March is MS Awareness Month

Author: Kathleen Byrant, Clinical Pharmacist

MS Awareness Orange Ribbon

During the month of March, people around the world unite to raise awareness of Multiple Sclerosis (MS) and of efforts to find treatments and a cure for this potentially debilitating disease.

MS is a disease that involves the body’s immune system attacking the central nervous system, including the brain, spinal cord and nerve fibers. The damage disrupts nerve signals between the brain and other parts of the body. The symptoms can be variable and unpredictable, and no two people have exactly the same symptoms.

5 Important Facts About MS

  • It can range in severity. For some patients, symptoms can be inconvenient and irritating, and for others it can be paralyzing and even fatal. The most common symptom, occurring in about 80% of people, is fatigue. People can also have muscle weakness and trouble with walking or balancing. Many others also have numbness and tingling in extremities, vision problems and cognitive changes.

Life expectancy is about seven years less than the general population but is increasing over time thanks to treatment breakthroughs and improvements in general healthcare.

  • The cause is unknown. With MS, the immune system attacks myelin, which is the fatty substance that covers nerve fibers. Researchers don’t know why this happens, but they are aware of several risk factors. MS is not an inherited disease, but the genetic risk may be inherited. About 200 genes have been identified that may contribute to developing MS.

Other risk factors include smoking, obesity and a medical history of certain viral infections. Also, Caucasian adults between the ages of 20 and 50 and women are more likely to develop MS.

  • It is difficult to diagnose. At this time, there is no lab test or physical finding that can, on its own, determine if a person has MS. Since its symptoms overlap with many other diseases and conditions, doctors must eliminate all other potential diagnoses before arriving at MS.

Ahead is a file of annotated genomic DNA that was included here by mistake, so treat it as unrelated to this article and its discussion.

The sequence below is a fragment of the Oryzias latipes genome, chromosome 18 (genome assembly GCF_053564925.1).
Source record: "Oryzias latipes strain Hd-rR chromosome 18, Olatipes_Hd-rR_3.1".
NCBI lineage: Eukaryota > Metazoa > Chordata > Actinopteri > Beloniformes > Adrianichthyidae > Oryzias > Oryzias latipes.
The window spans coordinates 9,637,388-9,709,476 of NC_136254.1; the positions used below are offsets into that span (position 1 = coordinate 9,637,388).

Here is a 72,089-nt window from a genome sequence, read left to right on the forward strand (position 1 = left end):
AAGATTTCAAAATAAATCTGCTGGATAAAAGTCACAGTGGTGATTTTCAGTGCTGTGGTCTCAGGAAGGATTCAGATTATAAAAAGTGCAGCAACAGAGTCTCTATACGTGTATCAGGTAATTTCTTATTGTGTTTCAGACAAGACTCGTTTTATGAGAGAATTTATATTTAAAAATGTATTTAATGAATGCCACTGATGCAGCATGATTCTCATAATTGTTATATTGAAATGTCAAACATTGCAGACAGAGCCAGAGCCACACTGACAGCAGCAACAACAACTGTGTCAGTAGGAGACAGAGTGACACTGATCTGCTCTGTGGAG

They do this by conducting a thorough medical exam, often using MRI scans, to look for evidence of damage to the central nervous system. Doctors also review a person’s medical history and may order blood tests and evoked potential tests, which measure electrical activity in the brain.

  • Exercise helps manage MS symptoms. Although MS may limit the endurance and mobility of many patients, an exercise program can help improve strength and cardiovascular fitness. It can also help create a more positive attitude and increased participation in social activities. Physical therapists experienced with MS can design and supervise exercise programs that fit the capabilities and limitations of the individual.
  • Researchers are making progress. Scientists are learning more about how MS damages the nervous system, and investigating ways to repair myelin. Several clinical studies are underway that are testing new approaches to treating all forms of MS, including several new drug therapies, and repurposing therapies that are already approved for other conditions.

MS Support with Amber Pharmacy

Amber Pharmacy is doing our part to support MS patients with our Neurology Center of Excellence. Our team has the clinical expertise and experience to serve patients with MS and other neurological conditions. Contact us if you have any questions about your treatment, including how to take your medication and manage side effects.

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